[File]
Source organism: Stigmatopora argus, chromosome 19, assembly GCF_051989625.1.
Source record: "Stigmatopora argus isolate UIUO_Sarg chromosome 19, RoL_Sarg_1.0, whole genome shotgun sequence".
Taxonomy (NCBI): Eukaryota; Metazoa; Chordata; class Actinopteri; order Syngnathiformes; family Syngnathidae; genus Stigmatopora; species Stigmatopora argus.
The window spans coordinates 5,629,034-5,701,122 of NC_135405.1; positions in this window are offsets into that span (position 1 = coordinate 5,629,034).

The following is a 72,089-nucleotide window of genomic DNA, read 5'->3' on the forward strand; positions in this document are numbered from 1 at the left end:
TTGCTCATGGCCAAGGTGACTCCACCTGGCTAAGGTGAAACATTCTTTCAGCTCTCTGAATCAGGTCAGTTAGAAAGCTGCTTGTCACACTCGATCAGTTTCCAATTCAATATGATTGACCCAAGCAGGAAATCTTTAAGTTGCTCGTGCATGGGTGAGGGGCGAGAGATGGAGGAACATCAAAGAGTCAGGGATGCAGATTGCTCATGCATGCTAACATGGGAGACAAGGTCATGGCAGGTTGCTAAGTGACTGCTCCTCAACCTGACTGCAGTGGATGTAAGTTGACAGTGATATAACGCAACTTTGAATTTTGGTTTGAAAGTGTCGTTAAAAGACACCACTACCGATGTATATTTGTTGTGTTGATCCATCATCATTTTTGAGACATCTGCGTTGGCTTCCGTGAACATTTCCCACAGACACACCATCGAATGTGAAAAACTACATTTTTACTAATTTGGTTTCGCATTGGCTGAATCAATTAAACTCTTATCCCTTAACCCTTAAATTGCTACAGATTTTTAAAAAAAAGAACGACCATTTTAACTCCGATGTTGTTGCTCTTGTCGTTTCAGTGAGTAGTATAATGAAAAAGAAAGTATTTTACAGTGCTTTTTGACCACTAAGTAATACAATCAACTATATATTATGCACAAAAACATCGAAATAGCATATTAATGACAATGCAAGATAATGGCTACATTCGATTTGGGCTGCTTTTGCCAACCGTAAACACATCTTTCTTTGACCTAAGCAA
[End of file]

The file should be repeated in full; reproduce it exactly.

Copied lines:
Source organism: Stigmatopora argus, chromosome 19, assembly GCF_051989625.1.
Source record: "Stigmatopora argus isolate UIUO_Sarg chromosome 19, RoL_Sarg_1.0, whole genome shotgun sequence".
Taxonomy (NCBI): Eukaryota; Metazoa; Chordata; class Actinopteri; order Syngnathiformes; family Syngnathidae; genus Stigmatopora; species Stigmatopora argus.
The window spans coordinates 5,629,034-5,701,122 of NC_135405.1; positions in this window are offsets into that span (position 1 = coordinate 5,629,034).

The following is a 72,089-nucleotide window of genomic DNA, read 5'->3' on the forward strand; positions in this document are numbered from 1 at the left end:
TTGCTCATGGCCAAGGTGACTCCACCTGGCTAAGGTGAAACATTCTTTCAGCTCTCTGAATCAGGTCAGTTAGAAAGCTGCTTGTCACACTCGATCAGTTTCCAATTCAATATGATTGACCCAAGCAGGAAATCTTTAAGTTGCTCGTGCATGGGTGAGGGGCGAGAGATGGAGGAACATCAAAGAGTCAGGGATGCAGATTGCTCATGCATGCTAACATGGGAGACAAGGTCATGGCAGGTTGCTAAGTGACTGCTCCTCAACCTGACTGCAGTGGATGTAAGTTGACAGTGATATAACGCAACTTTGAATTTTGGTTTGAAAGTGTCGTTAAAAGACACCACTACCGATGTATATTTGTTGTGTTGATCCATCATCATTTTTGAGACATCTGCGTTGGCTTCCGTGAACATTTCCCACAGACACACCATCGAATGTGAAAAACTACATTTTTACTAATTTGGTTTCGCATTGGCTGAATCAATTAAACTCTTATCCCTTAACCCTTAAATTGCTACAGATTTTTAAAAAAAAGAACGACCATTTTAACTCCGATGTTGTTGCTCTTGTCGTTTCAGTGAGTAGTATAATGAAAAAGAAAGTATTTTACAGTGCTTTTTGACCACTAAGTAATACAATCAACTATATATTATGCACAAAAACATCGAAATAGCATATTAATGACAATGCAAGATAATGGCTACATTCGATTTGGGCTGCTTTTGCCAACCGTAAACACATCTTTCTTTGACCTAAGCAA